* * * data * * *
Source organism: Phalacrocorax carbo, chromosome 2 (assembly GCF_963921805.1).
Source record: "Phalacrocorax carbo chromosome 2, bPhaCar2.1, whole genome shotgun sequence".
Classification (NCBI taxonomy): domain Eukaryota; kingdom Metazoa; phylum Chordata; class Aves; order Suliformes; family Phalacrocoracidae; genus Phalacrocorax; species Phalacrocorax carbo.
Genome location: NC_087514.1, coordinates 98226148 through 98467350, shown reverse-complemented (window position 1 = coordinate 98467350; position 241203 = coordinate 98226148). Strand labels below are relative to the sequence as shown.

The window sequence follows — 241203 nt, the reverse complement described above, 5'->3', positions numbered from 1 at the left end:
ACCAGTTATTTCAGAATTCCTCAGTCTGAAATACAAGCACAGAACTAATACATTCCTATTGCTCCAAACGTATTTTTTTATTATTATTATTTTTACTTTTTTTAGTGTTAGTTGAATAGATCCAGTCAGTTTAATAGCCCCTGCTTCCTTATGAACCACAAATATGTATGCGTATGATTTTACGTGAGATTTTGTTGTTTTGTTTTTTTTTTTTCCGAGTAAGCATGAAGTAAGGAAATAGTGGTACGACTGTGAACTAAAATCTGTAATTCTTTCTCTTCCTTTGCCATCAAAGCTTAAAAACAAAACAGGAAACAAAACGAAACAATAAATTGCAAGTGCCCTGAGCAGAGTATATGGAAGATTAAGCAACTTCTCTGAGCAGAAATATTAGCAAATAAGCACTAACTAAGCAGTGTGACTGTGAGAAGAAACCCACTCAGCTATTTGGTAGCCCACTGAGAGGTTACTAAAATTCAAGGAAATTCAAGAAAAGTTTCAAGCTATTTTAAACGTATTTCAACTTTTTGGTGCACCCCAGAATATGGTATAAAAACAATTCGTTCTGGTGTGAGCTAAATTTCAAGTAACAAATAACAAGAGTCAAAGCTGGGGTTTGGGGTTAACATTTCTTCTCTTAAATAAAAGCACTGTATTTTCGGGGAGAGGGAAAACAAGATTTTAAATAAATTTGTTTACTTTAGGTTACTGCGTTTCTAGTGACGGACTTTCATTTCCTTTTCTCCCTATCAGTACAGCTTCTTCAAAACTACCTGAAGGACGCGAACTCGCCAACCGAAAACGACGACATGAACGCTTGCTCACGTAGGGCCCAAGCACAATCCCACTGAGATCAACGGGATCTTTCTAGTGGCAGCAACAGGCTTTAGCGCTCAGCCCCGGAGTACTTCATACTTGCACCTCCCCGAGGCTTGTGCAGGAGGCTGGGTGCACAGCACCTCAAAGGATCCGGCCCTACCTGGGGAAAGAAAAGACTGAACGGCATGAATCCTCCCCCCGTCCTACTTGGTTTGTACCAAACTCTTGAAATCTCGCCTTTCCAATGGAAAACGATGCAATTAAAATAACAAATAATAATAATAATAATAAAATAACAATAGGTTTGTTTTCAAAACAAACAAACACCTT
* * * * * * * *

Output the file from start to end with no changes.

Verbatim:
Source organism: Phalacrocorax carbo, chromosome 2 (assembly GCF_963921805.1).
Source record: "Phalacrocorax carbo chromosome 2, bPhaCar2.1, whole genome shotgun sequence".
Classification (NCBI taxonomy): domain Eukaryota; kingdom Metazoa; phylum Chordata; class Aves; order Suliformes; family Phalacrocoracidae; genus Phalacrocorax; species Phalacrocorax carbo.
Genome location: NC_087514.1, coordinates 98226148 through 98467350, shown reverse-complemented (window position 1 = coordinate 98467350; position 241203 = coordinate 98226148). Strand labels below are relative to the sequence as shown.

The window sequence follows — 241203 nt, the reverse complement described above, 5'->3', positions numbered from 1 at the left end:
ACCAGTTATTTCAGAATTCCTCAGTCTGAAATACAAGCACAGAACTAATACATTCCTATTGCTCCAAACGTATTTTTTTATTATTATTATTTTTACTTTTTTTAGTGTTAGTTGAATAGATCCAGTCAGTTTAATAGCCCCTGCTTCCTTATGAACCACAAATATGTATGCGTATGATTTTACGTGAGATTTTGTTGTTTTGTTTTTTTTTTTTCCGAGTAAGCATGAAGTAAGGAAATAGTGGTACGACTGTGAACTAAAATCTGTAATTCTTTCTCTTCCTTTGCCATCAAAGCTTAAAAACAAAACAGGAAACAAAACGAAACAATAAATTGCAAGTGCCCTGAGCAGAGTATATGGAAGATTAAGCAACTTCTCTGAGCAGAAATATTAGCAAATAAGCACTAACTAAGCAGTGTGACTGTGAGAAGAAACCCACTCAGCTATTTGGTAGCCCACTGAGAGGTTACTAAAATTCAAGGAAATTCAAGAAAAGTTTCAAGCTATTTTAAACGTATTTCAACTTTTTGGTGCACCCCAGAATATGGTATAAAAACAATTCGTTCTGGTGTGAGCTAAATTTCAAGTAACAAATAACAAGAGTCAAAGCTGGGGTTTGGGGTTAACATTTCTTCTCTTAAATAAAAGCACTGTATTTTCGGGGAGAGGGAAAACAAGATTTTAAATAAATTTGTTTACTTTAGGTTACTGCGTTTCTAGTGACGGACTTTCATTTCCTTTTCTCCCTATCAGTACAGCTTCTTCAAAACTACCTGAAGGACGCGAACTCGCCAACCGAAAACGACGACATGAACGCTTGCTCACGTAGGGCCCAAGCACAATCCCACTGAGATCAACGGGATCTTTCTAGTGGCAGCAACAGGCTTTAGCGCTCAGCCCCGGAGTACTTCATACTTGCACCTCCCCGAGGCTTGTGCAGGAGGCTGGGTGCACAGCACCTCAAAGGATCCGGCCCTACCTGGGGAAAGAAAAGACTGAACGGCATGAATCCTCCCCCCGTCCTACTTGGTTTGTACCAAACTCTTGAAATCTCGCCTTTCCAATGGAAAACGATGCAATTAAAATAACAAATAATAATAATAATAATAAAATAACAATAGGTTTGTTTTCAAAACAAACAAACACCTT